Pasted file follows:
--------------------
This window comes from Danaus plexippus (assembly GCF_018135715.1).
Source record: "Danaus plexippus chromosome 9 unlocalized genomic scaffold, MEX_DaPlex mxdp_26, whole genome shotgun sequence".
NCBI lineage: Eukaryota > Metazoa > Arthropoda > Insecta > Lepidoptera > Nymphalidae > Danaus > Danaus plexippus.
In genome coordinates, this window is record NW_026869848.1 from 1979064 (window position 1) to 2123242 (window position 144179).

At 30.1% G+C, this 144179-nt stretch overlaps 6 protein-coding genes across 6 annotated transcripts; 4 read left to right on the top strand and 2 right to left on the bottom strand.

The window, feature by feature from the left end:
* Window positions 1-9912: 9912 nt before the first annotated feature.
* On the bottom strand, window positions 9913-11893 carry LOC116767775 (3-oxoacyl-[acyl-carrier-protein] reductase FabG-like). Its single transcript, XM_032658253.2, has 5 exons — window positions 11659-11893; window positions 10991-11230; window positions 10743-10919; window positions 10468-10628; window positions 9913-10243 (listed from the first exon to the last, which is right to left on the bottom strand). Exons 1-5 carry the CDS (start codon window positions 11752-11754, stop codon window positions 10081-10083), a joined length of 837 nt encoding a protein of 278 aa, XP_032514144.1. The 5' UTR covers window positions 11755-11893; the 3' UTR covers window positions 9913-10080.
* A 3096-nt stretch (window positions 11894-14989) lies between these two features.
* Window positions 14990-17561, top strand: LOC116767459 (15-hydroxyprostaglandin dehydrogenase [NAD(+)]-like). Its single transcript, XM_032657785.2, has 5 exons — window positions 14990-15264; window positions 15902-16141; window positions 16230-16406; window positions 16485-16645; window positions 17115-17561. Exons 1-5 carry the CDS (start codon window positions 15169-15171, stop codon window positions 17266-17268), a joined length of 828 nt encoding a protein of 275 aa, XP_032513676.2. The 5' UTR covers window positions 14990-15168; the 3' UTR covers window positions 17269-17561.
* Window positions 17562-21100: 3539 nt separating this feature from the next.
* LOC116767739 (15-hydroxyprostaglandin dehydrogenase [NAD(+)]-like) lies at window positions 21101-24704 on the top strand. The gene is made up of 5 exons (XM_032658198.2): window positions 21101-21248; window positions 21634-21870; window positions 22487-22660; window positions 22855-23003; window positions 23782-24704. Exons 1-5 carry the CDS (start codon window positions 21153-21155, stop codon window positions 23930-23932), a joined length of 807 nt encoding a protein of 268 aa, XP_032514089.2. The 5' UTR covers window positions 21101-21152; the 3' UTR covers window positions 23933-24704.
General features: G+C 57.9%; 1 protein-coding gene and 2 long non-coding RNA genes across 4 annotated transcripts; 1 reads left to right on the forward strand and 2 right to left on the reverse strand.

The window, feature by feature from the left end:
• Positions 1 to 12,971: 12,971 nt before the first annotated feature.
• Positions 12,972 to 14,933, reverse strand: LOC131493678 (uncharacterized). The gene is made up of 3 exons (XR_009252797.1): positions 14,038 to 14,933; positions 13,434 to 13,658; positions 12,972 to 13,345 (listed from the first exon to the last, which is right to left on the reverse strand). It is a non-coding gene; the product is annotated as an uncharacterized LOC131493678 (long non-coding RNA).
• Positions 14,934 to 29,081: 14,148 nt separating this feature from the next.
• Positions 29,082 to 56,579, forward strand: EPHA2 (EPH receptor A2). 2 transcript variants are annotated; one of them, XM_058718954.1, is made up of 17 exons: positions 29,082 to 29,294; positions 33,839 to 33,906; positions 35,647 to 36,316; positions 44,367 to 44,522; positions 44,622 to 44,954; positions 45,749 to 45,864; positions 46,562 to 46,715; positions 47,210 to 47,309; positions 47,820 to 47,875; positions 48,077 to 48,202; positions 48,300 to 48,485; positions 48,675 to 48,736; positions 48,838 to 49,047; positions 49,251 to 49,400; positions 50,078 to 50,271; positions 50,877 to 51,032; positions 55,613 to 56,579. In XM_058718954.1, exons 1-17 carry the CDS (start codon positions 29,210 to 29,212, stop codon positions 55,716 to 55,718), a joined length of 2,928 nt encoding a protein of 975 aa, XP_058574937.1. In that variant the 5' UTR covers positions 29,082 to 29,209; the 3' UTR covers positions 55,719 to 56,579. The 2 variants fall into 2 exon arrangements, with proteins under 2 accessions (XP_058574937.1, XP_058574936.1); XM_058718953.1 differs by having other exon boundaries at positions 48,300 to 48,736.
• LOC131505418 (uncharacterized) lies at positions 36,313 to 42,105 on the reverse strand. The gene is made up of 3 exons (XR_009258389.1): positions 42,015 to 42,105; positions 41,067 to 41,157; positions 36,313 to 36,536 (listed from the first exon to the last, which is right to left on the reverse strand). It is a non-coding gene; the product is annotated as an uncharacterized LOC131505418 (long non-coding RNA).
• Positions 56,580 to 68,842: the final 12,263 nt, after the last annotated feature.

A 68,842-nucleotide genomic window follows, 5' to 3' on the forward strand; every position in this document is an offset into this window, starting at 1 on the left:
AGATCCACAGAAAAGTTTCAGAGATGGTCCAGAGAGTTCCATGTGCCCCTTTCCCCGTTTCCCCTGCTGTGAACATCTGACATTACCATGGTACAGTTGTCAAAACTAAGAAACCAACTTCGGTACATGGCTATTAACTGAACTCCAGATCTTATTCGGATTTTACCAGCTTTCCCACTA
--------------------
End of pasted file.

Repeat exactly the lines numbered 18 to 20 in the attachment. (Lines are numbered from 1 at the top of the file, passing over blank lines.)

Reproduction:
• Positions 29,082 to 56,579, forward strand: EPHA2 (EPH receptor A2). 2 transcript variants are annotated; one of them, XM_058718954.1, is made up of 17 exons: positions 29,082 to 29,294; positions 33,839 to 33,906; positions 35,647 to 36,316; positions 44,367 to 44,522; positions 44,622 to 44,954; positions 45,749 to 45,864; positions 46,562 to 46,715; positions 47,210 to 47,309; positions 47,820 to 47,875; positions 48,077 to 48,202; positions 48,300 to 48,485; positions 48,675 to 48,736; positions 48,838 to 49,047; positions 49,251 to 49,400; positions 50,078 to 50,271; positions 50,877 to 51,032; positions 55,613 to 56,579. In XM_058718954.1, exons 1-17 carry the CDS (start codon positions 29,210 to 29,212, stop codon positions 55,716 to 55,718), a joined length of 2,928 nt encoding a protein of 975 aa, XP_058574937.1. In that variant the 5' UTR covers positions 29,082 to 29,209; the 3' UTR covers positions 55,719 to 56,579. The 2 variants fall into 2 exon arrangements, with proteins under 2 accessions (XP_058574937.1, XP_058574936.1); XM_058718953.1 differs by having other exon boundaries at positions 48,300 to 48,736.
• LOC131505418 (uncharacterized) lies at positions 36,313 to 42,105 on the reverse strand. The gene is made up of 3 exons (XR_009258389.1): positions 42,015 to 42,105; positions 41,067 to 41,157; positions 36,313 to 36,536 (listed from the first exon to the last, which is right to left on the reverse strand). It is a non-coding gene; the product is annotated as an uncharacterized LOC131505418 (long non-coding RNA).
• Positions 56,580 to 68,842: the final 12,263 nt, after the last annotated feature.